Or shut it off completely and let yourself exist for a day without it?
What did we do when we were only reachable once we were home? What did we do when phones were only phones?
Now they keep our entire lives running. Calendars, notes, GPS, pay for parking, email, text, social media, pictures, videos, podcasts, music, food delivery, books, books on audio, flashlights, games, measuring tool apps, workout apps- so much of our lives depend on our phones.
But I found myself filling up every gap of free time by mindlessly scrolling. Or being instantly available for every last request. My time wasn’t mine anymore.
So, I put in phone boundaries.
THREE of the best phone boundaries I have for myself are:
1) I took email off my phone. Yep, haven’t checked email by phone in years. I’m either working or I’m not- instead of “kind of always working.” Best decision ever.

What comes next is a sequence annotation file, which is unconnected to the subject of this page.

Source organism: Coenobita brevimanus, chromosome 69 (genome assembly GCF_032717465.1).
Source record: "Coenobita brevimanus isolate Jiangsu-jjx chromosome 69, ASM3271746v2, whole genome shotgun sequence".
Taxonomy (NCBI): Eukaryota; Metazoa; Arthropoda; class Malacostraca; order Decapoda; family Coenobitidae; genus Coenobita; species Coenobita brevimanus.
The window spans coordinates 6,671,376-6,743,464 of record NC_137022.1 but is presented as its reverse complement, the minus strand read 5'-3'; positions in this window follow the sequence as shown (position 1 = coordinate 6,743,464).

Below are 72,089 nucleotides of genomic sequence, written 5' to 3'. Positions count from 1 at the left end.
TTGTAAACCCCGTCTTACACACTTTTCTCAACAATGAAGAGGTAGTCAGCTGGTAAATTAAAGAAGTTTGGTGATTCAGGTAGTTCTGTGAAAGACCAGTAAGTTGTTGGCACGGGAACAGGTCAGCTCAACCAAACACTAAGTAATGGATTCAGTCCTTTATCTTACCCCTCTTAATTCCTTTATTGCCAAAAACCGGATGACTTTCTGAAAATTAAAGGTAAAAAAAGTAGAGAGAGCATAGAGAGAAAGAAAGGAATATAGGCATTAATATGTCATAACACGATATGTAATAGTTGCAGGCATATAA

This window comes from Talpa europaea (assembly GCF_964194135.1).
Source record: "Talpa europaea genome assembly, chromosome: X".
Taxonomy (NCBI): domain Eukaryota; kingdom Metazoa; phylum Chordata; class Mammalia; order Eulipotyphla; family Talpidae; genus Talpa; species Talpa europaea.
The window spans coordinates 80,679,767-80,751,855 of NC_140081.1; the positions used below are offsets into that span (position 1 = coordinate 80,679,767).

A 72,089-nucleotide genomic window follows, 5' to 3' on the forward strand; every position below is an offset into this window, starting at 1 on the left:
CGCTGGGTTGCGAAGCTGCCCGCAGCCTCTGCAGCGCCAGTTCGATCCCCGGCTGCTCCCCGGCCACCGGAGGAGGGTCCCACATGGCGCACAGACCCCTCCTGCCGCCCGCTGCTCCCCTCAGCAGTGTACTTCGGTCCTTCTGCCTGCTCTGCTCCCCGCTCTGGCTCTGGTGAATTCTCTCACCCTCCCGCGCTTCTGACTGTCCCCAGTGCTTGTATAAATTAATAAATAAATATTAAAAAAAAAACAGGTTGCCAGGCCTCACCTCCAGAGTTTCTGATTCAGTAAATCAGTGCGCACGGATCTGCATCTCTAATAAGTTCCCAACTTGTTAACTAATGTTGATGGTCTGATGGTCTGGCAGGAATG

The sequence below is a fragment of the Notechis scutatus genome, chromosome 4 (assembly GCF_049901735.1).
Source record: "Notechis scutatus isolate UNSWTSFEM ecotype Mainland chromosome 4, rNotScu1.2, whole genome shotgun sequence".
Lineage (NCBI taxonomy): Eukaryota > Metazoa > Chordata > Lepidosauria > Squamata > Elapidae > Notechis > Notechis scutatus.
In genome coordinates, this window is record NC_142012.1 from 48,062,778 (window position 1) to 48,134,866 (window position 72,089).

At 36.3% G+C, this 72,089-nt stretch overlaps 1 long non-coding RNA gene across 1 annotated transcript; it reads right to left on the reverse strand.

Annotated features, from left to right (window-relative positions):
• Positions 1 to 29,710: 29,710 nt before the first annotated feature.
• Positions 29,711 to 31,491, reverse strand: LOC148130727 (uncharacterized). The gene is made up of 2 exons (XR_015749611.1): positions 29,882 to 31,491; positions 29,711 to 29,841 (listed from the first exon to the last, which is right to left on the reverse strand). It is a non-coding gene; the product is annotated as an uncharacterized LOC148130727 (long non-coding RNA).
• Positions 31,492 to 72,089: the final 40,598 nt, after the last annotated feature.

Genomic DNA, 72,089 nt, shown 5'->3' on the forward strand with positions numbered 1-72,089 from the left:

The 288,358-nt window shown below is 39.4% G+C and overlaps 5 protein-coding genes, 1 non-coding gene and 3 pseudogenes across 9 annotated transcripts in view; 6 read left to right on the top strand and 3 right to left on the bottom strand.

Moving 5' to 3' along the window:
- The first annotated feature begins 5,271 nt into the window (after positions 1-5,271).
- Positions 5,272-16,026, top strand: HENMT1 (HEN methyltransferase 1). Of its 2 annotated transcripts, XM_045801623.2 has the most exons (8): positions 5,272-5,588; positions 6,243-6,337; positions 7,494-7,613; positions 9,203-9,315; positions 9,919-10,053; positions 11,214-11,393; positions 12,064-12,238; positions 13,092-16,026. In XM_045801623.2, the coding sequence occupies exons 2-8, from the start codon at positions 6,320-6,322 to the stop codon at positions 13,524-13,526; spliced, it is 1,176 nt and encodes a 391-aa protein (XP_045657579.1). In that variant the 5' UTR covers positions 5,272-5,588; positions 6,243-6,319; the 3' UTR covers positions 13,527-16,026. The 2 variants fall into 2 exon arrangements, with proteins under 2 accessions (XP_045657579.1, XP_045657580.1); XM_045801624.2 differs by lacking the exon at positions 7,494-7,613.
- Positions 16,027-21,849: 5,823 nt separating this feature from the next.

ALL of my notifications are always off- including texts. No banners, no sounds, no vibration, no alerts. No apps can message me- nothing. The only thing that can come through are phone calls and I often have my phone on airplane mode so those can’t come through either.
2) I touch my PLANNER before my phone. Yes, I keep a pen and paper planner (two actually!) this has helped start my day out on a much better note than scrolling from bed first thing.
3) I want to be proactive when using my phone instead of reactive. I want to decide when I’m reachable instead of hearing the ping then automatically interrupting what I’m doing just to see.
If you feel like your phone has become your fifth limb, it might be time to be more discerning over how much access the world gets to you and what you’re doing to fill up every gap of your day.
Yes, you’ll probably need your phone to tune into my latest podcast (and I hope you do!) but I also hope that you’re able to put your phone away more often so that you’re not a 89 year old wondering where your life went as you scrolled on through.